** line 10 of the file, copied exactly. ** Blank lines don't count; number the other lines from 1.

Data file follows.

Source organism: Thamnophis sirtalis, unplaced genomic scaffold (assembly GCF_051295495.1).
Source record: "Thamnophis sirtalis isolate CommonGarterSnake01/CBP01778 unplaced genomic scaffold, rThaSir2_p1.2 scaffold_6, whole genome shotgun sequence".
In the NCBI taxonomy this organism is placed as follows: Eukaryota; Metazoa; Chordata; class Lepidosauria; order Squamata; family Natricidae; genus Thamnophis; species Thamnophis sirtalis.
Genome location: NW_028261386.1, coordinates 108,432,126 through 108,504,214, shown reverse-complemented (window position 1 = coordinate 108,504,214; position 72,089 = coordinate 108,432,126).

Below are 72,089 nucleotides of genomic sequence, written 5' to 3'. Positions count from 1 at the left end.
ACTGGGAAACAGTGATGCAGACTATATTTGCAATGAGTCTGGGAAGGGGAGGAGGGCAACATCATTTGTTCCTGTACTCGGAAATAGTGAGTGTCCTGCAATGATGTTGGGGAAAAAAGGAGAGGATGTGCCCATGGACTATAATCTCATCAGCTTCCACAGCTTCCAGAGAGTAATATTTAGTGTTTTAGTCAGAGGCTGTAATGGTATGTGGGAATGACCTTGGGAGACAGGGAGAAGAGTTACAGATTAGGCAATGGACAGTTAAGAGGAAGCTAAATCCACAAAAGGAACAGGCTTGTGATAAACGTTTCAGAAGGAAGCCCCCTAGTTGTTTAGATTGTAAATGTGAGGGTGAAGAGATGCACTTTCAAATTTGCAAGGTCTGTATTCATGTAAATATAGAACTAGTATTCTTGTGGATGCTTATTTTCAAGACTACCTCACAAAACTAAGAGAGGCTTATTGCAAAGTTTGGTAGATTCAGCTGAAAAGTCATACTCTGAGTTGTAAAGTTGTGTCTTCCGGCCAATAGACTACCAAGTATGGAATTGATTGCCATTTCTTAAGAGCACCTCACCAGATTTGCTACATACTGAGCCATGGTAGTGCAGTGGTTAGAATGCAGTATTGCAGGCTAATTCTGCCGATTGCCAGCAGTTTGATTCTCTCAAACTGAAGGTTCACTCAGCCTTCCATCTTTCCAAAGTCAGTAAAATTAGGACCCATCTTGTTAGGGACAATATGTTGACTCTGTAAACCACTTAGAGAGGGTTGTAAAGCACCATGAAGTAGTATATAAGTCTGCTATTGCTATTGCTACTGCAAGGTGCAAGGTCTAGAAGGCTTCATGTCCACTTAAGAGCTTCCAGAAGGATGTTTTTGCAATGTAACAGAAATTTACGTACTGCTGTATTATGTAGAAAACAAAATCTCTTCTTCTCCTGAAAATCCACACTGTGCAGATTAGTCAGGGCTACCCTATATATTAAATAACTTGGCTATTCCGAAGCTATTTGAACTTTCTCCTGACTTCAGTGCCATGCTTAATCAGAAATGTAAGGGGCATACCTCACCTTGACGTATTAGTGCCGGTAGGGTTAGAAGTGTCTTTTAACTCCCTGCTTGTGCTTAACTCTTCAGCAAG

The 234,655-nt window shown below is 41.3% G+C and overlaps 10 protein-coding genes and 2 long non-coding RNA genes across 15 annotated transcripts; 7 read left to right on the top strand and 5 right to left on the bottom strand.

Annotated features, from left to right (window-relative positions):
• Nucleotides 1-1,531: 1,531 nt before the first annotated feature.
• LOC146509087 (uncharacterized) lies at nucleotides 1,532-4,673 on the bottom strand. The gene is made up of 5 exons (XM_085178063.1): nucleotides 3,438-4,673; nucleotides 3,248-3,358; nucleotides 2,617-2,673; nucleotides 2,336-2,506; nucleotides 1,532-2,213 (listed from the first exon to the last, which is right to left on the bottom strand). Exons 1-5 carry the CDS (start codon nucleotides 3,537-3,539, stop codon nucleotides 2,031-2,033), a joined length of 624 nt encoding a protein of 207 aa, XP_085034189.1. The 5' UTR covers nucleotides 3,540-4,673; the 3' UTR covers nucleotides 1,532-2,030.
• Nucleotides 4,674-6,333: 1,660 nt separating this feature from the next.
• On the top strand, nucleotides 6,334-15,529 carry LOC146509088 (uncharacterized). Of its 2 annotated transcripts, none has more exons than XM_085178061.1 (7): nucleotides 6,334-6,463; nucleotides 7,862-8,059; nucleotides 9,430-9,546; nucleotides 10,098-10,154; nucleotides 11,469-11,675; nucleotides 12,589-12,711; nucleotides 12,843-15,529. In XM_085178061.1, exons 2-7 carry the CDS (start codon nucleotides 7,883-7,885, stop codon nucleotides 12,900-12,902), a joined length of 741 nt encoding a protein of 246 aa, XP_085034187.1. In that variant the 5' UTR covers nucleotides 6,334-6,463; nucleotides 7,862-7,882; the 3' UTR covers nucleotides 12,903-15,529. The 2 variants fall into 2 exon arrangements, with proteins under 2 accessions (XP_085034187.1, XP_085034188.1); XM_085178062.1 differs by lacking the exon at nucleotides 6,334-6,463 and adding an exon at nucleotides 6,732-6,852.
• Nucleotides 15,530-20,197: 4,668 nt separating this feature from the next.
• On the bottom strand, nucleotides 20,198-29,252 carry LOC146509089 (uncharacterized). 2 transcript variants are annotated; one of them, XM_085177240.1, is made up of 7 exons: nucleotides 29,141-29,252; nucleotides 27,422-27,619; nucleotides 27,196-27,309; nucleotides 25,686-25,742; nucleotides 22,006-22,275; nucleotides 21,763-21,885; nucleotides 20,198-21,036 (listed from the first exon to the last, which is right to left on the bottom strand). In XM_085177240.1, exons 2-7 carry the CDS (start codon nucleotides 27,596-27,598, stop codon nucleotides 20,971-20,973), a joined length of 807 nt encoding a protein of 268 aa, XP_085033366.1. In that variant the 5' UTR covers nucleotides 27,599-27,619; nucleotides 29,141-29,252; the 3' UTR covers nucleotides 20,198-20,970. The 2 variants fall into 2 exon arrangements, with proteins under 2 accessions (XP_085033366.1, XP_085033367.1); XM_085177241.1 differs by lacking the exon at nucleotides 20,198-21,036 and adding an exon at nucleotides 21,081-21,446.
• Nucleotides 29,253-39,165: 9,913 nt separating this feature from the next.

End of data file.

• LOC146509087 (uncharacterized) lies at nucleotides 1,532-4,673 on the bottom strand. The gene is made up of 5 exons (XM_085178063.1): nucleotides 3,438-4,673; nucleotides 3,248-3,358; nucleotides 2,617-2,673; nucleotides 2,336-2,506; nucleotides 1,532-2,213 (listed from the first exon to the last, which is right to left on the bottom strand). Exons 1-5 carry the CDS (start codon nucleotides 3,537-3,539, stop codon nucleotides 2,031-2,033), a joined length of 624 nt encoding a protein of 207 aa, XP_085034189.1. The 5' UTR covers nucleotides 3,540-4,673; the 3' UTR covers nucleotides 1,532-2,030.